I said I don’t support the tea party, I am just pointing out that some of their libertarian arguements are things gays should support. But you are too much of a line toeing party hack to think for yourself.

  • Jake the libertarian


    PS: I am an Iraq vet and I lost friends there. It was a crime to attack that country and i have been vocal about it for years… your party voted overwhelmingly to attack them…. mine was against it.

  • MudgeBoy

    Dear Jake the Libertarian,

    I’m a democrat but I really appreciated your insights into the Tea Party Movement. I hadn’t really thought of the fact that, in most ways, they and I are in agreement. I also agree with you on (1) tea party needs to ditch religion and keep it out of politics, and (2) it’s unfortunately that Palin is their champion and spokesperson, since she is so deluded. The one thing that I dislike about the tea party people is that they are very angry. In fact, some of the ones that I see on TV are just red-faced angry and mean. I live in SC and I have a neighbor who is a tea party guy — he’s just plain mad about almost everything, but he
    did love Bush. I wonder how many Tea Party people are Bush lovers. Stats show that 75% of Tea Party people are over 45, and most of them make over $50,000. Anyway, thanks for the post.

  • Rob Moore

    @Jake the libertarian: I must disagree with your assertion that it is largely a Libertarian movement. There is already a Libertarian Party that so far has had nothing to do with the teabaggers. If it was largely libertarian, the speakers would have glamoured the faithful into calling for abolition of Social Security and Medicare, but quite the opposite is true. They don’t want Healthcare reform because they accept the rhetoric of socialism as truth, but when polled about Social Security and Medicare, there is strong opposition to cutting those programs. If they were Libertarian, they would be loathe to express homophobic positions vis-a-vis laws about marriage and adoption.

    This is a movement that is unable to acknowledge that it is at its core driven by fear of a changing country. When their speakers say “We want our country back”, they are referring to the time when the U.S. was overwhelming caucasian. Despite the odd, token raisin in the mix, this is almost completely a white movement that is anti-immigrant, racist, homophobic, and ultraconservative Christian. If you asked 100 of them whether or not they ever read the Constitution, 99 of them would only be able to say something about guns.

  • Rob Moore

    @Jake the libertarian: “Lower taxes, limited government, 2nd amendment issues, individual liberty, and government responsibility are all things us gays should really be supporting… after all it is this government that has legally discriminated against us for decades… even centuries, why shouldn’t we be for limiting their power?”

    Lower taxes is a red herring. Taxes for most of us went down in 2009. This is the first tax return in years in which I got a refund. Under GOP policies, my annual tax bill required anywhere from $1200 to $2300 in additional payment. This year, I will get back $800. Most of America’s tax burden is at the state and local level with property taxes, sales taxes, utility taxes, state income taxes, increased fees for things such as license and tag renewals.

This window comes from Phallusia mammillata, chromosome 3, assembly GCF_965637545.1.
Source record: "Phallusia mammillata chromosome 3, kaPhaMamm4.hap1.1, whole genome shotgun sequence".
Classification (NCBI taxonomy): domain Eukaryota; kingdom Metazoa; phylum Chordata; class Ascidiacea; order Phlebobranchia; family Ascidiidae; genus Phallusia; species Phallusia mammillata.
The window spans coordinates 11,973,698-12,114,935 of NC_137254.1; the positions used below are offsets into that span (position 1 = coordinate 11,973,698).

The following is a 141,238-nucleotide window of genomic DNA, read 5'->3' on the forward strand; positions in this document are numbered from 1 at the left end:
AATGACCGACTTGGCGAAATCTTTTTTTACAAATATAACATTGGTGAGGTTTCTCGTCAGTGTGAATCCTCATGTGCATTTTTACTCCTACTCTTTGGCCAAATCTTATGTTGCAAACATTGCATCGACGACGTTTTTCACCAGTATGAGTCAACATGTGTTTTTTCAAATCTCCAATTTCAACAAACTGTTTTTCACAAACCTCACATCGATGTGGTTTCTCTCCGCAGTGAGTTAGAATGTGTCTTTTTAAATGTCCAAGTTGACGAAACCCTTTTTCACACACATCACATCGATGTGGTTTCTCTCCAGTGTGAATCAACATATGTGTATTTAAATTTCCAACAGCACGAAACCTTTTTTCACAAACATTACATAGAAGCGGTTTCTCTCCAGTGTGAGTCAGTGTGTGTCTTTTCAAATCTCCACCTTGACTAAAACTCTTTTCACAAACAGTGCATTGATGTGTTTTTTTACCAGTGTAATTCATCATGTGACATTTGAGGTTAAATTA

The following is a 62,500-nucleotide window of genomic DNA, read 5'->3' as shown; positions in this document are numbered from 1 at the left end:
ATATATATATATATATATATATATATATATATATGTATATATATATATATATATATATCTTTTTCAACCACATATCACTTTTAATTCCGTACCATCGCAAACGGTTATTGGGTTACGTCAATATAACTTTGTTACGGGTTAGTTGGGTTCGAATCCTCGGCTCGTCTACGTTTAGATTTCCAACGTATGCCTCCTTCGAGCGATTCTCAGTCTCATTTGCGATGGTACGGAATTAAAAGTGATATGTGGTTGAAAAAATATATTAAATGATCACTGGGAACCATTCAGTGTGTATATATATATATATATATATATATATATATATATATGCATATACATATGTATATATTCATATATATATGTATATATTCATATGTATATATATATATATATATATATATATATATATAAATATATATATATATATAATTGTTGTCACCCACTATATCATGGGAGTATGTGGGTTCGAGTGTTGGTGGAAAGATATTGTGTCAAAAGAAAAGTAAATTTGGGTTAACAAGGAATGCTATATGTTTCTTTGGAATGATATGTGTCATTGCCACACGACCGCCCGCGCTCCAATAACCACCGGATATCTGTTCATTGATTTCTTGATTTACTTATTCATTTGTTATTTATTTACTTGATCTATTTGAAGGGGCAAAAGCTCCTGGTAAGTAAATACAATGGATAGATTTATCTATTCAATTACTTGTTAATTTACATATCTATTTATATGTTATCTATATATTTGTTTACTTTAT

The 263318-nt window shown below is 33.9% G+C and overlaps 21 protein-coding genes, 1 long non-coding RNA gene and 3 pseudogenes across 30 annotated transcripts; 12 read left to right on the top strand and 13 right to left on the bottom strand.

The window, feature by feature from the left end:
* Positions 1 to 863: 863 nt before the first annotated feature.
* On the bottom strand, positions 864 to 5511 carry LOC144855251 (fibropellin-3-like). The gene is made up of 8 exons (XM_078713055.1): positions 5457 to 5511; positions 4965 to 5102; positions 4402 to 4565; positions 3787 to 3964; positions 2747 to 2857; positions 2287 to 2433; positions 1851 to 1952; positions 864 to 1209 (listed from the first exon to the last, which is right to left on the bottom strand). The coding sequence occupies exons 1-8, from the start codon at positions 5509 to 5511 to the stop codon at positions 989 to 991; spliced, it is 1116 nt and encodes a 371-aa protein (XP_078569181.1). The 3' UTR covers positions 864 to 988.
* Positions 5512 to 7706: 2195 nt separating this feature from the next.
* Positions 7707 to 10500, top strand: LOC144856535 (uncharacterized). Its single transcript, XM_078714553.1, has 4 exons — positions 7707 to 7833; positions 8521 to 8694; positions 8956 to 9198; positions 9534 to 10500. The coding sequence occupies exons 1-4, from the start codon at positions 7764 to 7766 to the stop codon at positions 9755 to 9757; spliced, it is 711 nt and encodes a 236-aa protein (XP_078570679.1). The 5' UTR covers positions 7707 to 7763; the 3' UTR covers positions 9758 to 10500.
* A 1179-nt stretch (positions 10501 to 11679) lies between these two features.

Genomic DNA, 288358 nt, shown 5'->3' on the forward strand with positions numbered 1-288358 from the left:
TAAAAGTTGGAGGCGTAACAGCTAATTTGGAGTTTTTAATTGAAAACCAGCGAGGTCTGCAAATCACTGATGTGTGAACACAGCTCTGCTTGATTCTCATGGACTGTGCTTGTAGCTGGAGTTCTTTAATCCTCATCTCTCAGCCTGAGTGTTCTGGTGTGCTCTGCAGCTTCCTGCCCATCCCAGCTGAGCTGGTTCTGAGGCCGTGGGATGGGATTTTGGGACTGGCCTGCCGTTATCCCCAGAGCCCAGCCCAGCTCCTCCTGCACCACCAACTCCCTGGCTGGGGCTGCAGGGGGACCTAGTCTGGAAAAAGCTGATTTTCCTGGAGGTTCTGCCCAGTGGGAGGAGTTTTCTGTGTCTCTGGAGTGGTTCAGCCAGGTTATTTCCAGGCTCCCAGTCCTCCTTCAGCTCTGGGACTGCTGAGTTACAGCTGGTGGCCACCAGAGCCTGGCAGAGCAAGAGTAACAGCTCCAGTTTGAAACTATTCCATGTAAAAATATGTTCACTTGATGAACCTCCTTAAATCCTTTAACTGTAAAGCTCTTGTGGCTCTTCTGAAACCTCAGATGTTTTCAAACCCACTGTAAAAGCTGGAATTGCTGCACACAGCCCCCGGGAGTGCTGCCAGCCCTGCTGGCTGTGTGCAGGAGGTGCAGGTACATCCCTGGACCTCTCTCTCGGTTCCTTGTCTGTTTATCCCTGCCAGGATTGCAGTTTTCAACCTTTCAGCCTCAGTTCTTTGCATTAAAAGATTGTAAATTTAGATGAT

Limited government has been an argument in this country since George Washington’s presidency. The fact is that in a country this size, it is difficult to say where it should be reduced. Libertarians would never have supported universal healthcare. Libertarian philosophy would have little funding for public education. In fact, the libertarian movement called for privatisation of public education, at least in the past. Under libertarian philosphy, there would be no sodomy laws in states governed with a libertarian philosophy, but there is nothing that says they would be anymore supportive of our equality than the teabaggers.

    Additionally, our military would revert to the format it had before World War II so that between wars there would be only a rump national military, which would be augmented at the outbreak of hostilities. That might have worked until 1939, but in today’s environment, a war would be over and we would have lost before the military could have been ramped up. I’m not at all opposed to reducing the size of our military to something less than the war footing we’ve been on since 1941, but not to the point we would have to start training soldiers with wooden toy guns as we did at the beginning of both World Wars.

    On the 2nd amendment, perhaps, there could be some common ground. But the 2nd amendment is not worded the way most seem to think. It does not make a single reference to guns or personal ownership. It refers to the right to keep and bear arms, which it is reasonable to assume involves personal ownership of anything from swords to nuclear weapons, but in the historical context of the day, it was for purposes of community defense in local militia and the common practice of supplementing the family diet with wild protein, not simply private ownership. In other words, owning arms was for a purpose. In the second phrase of the 2nd amendment, it calls for a well-regulate militia. If we accept that the context was for private ownership for community militia, then it is not a great leap to connect it to gun ownership. Arguments in judicial cases almost always treat them as separate, basically as Amendment 2A and Amendment 2B.